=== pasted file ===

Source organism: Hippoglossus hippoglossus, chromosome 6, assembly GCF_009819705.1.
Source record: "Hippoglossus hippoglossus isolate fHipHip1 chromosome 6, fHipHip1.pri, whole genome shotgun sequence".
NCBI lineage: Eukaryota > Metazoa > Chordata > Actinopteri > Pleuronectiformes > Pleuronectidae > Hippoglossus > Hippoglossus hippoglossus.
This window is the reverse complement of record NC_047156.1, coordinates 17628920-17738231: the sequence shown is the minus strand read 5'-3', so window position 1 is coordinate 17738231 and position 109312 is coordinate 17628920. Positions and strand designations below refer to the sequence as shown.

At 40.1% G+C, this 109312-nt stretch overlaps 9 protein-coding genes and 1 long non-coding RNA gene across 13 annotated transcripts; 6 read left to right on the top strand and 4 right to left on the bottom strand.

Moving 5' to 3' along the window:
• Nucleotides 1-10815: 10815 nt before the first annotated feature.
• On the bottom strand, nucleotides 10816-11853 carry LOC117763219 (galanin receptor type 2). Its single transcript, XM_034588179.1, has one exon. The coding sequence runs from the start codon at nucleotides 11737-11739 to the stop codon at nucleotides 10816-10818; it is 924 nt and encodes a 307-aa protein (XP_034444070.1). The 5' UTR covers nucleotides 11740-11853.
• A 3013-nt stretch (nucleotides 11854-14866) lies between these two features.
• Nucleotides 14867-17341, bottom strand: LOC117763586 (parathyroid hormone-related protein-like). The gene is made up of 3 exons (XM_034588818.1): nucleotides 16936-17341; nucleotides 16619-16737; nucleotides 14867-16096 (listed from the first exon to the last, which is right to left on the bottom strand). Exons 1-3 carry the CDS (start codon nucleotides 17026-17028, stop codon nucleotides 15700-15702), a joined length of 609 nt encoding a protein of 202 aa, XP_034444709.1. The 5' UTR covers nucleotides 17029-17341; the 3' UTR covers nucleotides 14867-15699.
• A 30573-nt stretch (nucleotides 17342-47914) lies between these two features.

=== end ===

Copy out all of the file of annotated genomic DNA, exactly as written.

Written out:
Source organism: Hippoglossus hippoglossus, chromosome 6, assembly GCF_009819705.1.
Source record: "Hippoglossus hippoglossus isolate fHipHip1 chromosome 6, fHipHip1.pri, whole genome shotgun sequence".
NCBI lineage: Eukaryota > Metazoa > Chordata > Actinopteri > Pleuronectiformes > Pleuronectidae > Hippoglossus > Hippoglossus hippoglossus.
This window is the reverse complement of record NC_047156.1, coordinates 17628920-17738231: the sequence shown is the minus strand read 5'-3', so window position 1 is coordinate 17738231 and position 109312 is coordinate 17628920. Positions and strand designations below refer to the sequence as shown.

At 40.1% G+C, this 109312-nt stretch overlaps 9 protein-coding genes and 1 long non-coding RNA gene across 13 annotated transcripts; 6 read left to right on the top strand and 4 right to left on the bottom strand.

Moving 5' to 3' along the window:
• Nucleotides 1-10815: 10815 nt before the first annotated feature.
• On the bottom strand, nucleotides 10816-11853 carry LOC117763219 (galanin receptor type 2). Its single transcript, XM_034588179.1, has one exon. The coding sequence runs from the start codon at nucleotides 11737-11739 to the stop codon at nucleotides 10816-10818; it is 924 nt and encodes a 307-aa protein (XP_034444070.1). The 5' UTR covers nucleotides 11740-11853.
• A 3013-nt stretch (nucleotides 11854-14866) lies between these two features.
• Nucleotides 14867-17341, bottom strand: LOC117763586 (parathyroid hormone-related protein-like). The gene is made up of 3 exons (XM_034588818.1): nucleotides 16936-17341; nucleotides 16619-16737; nucleotides 14867-16096 (listed from the first exon to the last, which is right to left on the bottom strand). Exons 1-3 carry the CDS (start codon nucleotides 17026-17028, stop codon nucleotides 15700-15702), a joined length of 609 nt encoding a protein of 202 aa, XP_034444709.1. The 5' UTR covers nucleotides 17029-17341; the 3' UTR covers nucleotides 14867-15699.
• A 30573-nt stretch (nucleotides 17342-47914) lies between these two features.